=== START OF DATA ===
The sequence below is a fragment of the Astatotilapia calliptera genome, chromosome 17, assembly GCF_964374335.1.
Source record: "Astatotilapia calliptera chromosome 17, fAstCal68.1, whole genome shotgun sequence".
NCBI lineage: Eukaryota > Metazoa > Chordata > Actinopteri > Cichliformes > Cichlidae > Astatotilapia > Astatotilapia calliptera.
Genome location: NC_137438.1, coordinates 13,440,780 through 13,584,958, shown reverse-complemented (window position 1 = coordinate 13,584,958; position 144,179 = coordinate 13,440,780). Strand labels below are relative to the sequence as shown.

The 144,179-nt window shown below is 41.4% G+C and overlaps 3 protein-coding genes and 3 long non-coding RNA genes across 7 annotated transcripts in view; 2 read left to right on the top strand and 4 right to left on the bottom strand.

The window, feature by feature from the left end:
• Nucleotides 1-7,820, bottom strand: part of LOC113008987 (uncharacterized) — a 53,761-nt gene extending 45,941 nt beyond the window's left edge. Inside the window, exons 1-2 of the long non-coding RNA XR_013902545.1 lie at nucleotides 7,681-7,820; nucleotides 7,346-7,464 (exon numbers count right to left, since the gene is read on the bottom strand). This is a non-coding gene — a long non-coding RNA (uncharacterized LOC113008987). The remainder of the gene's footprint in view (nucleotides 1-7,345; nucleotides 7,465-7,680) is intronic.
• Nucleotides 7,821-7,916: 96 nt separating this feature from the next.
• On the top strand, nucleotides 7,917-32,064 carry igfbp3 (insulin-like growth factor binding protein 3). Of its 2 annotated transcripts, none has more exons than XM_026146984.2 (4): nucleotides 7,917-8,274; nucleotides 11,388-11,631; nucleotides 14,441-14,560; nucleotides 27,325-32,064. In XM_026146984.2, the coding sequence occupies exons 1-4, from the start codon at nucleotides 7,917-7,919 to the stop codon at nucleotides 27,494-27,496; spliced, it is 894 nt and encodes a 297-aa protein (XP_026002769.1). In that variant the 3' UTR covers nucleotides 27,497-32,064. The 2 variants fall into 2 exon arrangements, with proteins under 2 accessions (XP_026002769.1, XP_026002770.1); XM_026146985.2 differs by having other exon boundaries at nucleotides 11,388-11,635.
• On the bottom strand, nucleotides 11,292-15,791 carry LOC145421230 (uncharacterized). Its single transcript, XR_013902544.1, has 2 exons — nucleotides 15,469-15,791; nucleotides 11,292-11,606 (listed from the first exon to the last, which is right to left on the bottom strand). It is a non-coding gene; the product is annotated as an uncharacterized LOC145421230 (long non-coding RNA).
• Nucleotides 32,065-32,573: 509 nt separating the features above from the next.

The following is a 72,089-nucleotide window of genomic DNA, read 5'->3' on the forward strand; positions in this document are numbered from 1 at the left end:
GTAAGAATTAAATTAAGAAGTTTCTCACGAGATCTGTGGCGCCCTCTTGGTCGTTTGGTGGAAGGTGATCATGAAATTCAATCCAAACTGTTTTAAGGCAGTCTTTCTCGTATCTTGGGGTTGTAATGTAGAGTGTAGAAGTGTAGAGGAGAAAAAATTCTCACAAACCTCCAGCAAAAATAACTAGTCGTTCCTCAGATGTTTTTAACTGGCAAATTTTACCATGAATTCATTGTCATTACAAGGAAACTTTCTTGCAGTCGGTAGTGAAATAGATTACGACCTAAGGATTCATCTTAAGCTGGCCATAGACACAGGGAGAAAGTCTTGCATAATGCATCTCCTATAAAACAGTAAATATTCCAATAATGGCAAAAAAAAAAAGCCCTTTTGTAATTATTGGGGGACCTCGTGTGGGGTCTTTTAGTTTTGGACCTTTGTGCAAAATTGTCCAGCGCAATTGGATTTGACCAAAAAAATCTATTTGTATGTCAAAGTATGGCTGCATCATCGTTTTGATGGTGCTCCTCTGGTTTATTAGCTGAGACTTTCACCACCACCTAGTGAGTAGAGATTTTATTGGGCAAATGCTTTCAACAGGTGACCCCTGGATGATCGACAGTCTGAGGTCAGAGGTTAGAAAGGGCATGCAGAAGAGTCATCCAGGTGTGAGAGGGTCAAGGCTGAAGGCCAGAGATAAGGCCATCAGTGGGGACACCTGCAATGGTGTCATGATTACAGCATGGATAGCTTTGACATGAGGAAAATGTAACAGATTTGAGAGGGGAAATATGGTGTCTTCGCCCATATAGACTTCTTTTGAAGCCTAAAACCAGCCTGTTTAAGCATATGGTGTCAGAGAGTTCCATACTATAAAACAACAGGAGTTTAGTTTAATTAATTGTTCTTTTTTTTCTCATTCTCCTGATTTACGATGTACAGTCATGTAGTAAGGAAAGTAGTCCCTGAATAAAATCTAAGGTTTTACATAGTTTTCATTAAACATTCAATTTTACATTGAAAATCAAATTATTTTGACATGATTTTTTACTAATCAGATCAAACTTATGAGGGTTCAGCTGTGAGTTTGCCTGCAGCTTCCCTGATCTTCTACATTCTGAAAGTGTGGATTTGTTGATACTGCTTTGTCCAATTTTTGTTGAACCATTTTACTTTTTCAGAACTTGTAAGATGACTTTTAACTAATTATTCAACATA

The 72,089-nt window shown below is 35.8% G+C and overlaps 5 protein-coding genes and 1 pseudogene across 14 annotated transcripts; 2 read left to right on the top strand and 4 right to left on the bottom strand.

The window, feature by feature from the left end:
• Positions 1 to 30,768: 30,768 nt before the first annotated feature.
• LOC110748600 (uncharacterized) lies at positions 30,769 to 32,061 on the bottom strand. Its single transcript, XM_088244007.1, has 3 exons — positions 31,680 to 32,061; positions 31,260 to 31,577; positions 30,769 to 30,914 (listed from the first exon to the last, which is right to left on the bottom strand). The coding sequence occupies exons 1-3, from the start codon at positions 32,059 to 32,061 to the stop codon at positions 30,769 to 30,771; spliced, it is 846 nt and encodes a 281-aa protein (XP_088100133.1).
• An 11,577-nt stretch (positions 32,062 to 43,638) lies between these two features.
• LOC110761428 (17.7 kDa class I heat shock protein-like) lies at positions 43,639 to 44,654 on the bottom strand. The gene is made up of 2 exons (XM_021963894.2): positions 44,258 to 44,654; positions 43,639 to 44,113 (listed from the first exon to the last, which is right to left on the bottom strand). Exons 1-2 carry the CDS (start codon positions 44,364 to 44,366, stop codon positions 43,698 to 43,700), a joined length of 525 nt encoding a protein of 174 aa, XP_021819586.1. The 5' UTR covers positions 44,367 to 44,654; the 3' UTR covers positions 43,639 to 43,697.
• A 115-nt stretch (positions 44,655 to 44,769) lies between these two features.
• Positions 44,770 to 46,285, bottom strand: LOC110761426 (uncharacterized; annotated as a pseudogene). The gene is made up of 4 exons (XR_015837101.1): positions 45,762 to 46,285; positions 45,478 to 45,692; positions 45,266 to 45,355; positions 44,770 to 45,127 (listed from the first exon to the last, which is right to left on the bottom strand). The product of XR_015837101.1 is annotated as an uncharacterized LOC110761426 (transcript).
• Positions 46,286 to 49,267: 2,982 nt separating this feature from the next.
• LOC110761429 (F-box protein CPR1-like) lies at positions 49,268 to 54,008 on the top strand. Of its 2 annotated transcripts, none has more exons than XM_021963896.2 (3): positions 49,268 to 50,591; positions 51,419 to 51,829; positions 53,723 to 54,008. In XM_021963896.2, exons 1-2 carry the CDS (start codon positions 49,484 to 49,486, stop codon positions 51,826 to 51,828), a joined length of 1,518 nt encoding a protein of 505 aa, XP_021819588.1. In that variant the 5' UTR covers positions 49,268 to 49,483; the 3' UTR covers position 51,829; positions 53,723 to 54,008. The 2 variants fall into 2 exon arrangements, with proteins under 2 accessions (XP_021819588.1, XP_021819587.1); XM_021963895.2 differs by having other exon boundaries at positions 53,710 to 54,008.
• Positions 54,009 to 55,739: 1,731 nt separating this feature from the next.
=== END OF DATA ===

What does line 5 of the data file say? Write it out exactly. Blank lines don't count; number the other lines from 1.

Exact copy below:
The 144,179-nt window shown below is 41.4% G+C and overlaps 3 protein-coding genes and 3 long non-coding RNA genes across 7 annotated transcripts in view; 2 read left to right on the top strand and 4 right to left on the bottom strand.